About eighty years ago, the 1930s were very hard times in the USA. First there was the financial crisis with the 1929 Wall Street crash. Then there was an environmental crisis called the Dust Bowl due to inappropriate soil management with the industrialisation of agriculture. Add to this the fears over the future of democracy as dictatorships were rising in Germany, Italy and Russia. Woody Guthrie wrote many songs in that period and about these issues. You can read an interesting article about it, and in particular he wrote the song Better World A-Comin' during the war. Today I thought I'd sing along, with a contemporary note.

How does that compare with today's situation? While some regulatory measures might have been put in place since then, finance and speculation are still posing a threat on the world's economy. The last evidence of this was in 2008. Then you don't have to go to Alaska or Africa to measure the effects of the rapid changes in the planet's climate, this is even worse than ten years of dust through the North American plains and we may well now be entering a global Toxic Bowl. Finally, democracy and peace are also under threat with nationalist political parties rising again in Europe as well as in America, not to mention the established dictatorships and fanatic organisations in many places around the world.

Art in its widest sense is the real essence of humanity. Let's not lose hope but try to find creative ways to build a better world together, even if it takes forever.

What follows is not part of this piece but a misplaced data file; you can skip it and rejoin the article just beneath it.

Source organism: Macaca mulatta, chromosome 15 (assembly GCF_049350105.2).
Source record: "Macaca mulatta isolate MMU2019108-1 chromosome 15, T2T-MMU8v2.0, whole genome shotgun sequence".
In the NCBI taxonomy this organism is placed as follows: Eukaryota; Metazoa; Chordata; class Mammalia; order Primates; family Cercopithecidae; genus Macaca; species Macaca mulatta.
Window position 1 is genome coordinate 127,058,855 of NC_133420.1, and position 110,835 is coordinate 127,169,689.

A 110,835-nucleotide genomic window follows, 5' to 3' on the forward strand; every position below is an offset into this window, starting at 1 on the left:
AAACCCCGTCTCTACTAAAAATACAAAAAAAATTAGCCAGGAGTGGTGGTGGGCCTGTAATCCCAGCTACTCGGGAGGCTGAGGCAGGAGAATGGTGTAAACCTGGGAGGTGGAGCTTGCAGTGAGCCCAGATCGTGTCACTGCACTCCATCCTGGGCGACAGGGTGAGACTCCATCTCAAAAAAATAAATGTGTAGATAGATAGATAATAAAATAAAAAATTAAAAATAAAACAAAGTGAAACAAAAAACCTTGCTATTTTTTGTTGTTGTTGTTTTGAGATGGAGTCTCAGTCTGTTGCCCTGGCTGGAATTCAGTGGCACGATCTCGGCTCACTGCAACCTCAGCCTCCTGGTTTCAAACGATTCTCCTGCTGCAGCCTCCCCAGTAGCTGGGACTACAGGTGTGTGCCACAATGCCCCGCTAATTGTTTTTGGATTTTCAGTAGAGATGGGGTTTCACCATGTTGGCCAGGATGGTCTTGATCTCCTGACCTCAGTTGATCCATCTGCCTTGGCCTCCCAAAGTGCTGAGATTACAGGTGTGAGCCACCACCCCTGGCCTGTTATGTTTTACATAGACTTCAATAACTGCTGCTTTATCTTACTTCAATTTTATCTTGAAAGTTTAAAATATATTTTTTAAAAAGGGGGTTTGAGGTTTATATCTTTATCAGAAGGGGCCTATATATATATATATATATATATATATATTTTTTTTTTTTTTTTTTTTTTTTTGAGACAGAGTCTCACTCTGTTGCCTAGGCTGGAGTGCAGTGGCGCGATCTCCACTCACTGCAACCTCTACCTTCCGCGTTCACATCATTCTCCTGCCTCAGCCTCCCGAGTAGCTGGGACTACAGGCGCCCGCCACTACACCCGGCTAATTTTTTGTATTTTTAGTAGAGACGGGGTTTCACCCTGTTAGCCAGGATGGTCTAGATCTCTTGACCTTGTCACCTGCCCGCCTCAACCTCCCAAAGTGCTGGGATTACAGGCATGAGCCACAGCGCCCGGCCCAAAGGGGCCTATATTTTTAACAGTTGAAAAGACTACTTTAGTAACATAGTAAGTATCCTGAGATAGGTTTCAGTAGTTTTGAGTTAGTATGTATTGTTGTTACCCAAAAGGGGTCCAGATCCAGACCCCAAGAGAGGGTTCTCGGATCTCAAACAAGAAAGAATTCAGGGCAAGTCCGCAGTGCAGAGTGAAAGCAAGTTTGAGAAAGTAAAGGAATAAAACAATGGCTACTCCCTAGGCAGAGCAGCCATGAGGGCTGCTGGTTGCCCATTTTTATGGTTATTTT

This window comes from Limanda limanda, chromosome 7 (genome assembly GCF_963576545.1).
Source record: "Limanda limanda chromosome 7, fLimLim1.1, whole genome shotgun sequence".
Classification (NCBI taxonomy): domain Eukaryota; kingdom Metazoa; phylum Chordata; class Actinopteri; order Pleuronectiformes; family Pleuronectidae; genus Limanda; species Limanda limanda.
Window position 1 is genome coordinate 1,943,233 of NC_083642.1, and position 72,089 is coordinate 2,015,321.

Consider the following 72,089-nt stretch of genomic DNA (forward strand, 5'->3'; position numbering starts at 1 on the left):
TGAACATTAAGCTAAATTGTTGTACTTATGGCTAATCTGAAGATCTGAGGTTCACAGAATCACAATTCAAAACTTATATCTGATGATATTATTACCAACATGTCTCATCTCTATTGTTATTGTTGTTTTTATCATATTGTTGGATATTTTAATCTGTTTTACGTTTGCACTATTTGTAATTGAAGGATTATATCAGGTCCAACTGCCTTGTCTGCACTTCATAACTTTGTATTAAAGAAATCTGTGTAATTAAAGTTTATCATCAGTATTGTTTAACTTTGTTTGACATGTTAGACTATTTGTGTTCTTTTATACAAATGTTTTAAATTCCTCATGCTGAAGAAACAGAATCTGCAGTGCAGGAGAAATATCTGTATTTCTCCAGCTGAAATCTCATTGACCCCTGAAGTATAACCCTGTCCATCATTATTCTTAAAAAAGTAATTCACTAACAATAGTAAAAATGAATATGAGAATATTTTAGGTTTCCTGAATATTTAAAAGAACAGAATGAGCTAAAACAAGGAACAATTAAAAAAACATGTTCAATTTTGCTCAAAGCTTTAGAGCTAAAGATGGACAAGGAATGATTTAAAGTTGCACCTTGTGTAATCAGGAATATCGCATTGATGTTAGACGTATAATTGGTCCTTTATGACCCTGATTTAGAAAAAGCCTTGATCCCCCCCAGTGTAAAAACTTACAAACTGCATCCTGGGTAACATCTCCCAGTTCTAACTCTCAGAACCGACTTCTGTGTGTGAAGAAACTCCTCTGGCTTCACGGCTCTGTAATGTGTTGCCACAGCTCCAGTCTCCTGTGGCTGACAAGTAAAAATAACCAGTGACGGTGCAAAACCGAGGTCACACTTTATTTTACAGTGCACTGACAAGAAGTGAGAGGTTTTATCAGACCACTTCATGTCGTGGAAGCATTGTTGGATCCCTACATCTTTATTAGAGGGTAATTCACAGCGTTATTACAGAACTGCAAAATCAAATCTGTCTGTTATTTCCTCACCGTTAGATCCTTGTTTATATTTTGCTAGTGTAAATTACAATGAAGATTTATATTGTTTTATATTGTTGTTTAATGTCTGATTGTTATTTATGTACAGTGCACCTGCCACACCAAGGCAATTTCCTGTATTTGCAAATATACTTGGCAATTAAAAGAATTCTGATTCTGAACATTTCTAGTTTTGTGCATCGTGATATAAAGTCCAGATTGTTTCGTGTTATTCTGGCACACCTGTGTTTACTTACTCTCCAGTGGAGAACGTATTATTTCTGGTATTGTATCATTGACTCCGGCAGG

External resources

Quotes from 1930-1937 radio news on archive.org recordings "Should We Plan for Social Security?", "What Does the Public Want in Music?" and Winston Churchill's "The Loaded Pause" speech:

America's Town Meeting of the Air welcomes you to historic Town Hall in New York City.

What about social security?

Which is today the power in Europe? Which is the strongest?

They must obey or go to a concentration camp. Can you imagine?

What does the public want in music?

Radio noises partly recorded by me with an old valve radio and partly found on freesound.org.

Special thanks to Banjo Nick from Cambrige for the banjo bits, samples from a Spare Wednesday session at the 6 Bells.

The Dust Bowl photo comes from the U.S. Department of Agriculture.